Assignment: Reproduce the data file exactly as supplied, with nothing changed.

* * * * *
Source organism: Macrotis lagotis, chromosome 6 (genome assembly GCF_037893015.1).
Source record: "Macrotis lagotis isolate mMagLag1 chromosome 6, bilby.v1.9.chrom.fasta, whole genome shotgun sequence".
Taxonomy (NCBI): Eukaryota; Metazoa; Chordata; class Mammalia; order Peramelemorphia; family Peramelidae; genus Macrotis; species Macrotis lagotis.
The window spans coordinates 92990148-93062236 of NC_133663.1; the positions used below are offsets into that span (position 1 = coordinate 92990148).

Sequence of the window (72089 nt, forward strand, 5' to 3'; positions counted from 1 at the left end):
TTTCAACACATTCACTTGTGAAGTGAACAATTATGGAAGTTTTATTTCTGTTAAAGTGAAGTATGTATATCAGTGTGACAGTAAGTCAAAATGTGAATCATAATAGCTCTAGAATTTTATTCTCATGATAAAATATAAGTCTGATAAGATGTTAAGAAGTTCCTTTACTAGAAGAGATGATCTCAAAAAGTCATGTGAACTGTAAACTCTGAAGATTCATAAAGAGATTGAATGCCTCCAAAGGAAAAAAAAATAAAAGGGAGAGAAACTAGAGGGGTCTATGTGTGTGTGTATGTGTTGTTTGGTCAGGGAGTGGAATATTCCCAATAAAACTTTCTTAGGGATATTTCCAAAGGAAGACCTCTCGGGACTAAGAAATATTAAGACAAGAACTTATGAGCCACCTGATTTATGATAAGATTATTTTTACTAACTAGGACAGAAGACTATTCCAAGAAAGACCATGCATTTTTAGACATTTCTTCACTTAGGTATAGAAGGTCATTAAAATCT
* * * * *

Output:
Source organism: Macrotis lagotis, chromosome 6 (genome assembly GCF_037893015.1).
Source record: "Macrotis lagotis isolate mMagLag1 chromosome 6, bilby.v1.9.chrom.fasta, whole genome shotgun sequence".
Taxonomy (NCBI): Eukaryota; Metazoa; Chordata; class Mammalia; order Peramelemorphia; family Peramelidae; genus Macrotis; species Macrotis lagotis.
The window spans coordinates 92990148-93062236 of NC_133663.1; the positions used below are offsets into that span (position 1 = coordinate 92990148).

Sequence of the window (72089 nt, forward strand, 5' to 3'; positions counted from 1 at the left end):
TTTCAACACATTCACTTGTGAAGTGAACAATTATGGAAGTTTTATTTCTGTTAAAGTGAAGTATGTATATCAGTGTGACAGTAAGTCAAAATGTGAATCATAATAGCTCTAGAATTTTATTCTCATGATAAAATATAAGTCTGATAAGATGTTAAGAAGTTCCTTTACTAGAAGAGATGATCTCAAAAAGTCATGTGAACTGTAAACTCTGAAGATTCATAAAGAGATTGAATGCCTCCAAAGGAAAAAAAAATAAAAGGGAGAGAAACTAGAGGGGTCTATGTGTGTGTGTATGTGTTGTTTGGTCAGGGAGTGGAATATTCCCAATAAAACTTTCTTAGGGATATTTCCAAAGGAAGACCTCTCGGGACTAAGAAATATTAAGACAAGAACTTATGAGCCACCTGATTTATGATAAGATTATTTTTACTAACTAGGACAGAAGACTATTCCAAGAAAGACCATGCATTTTTAGACATTTCTTCACTTAGGTATAGAAGGTCATTAAAATCT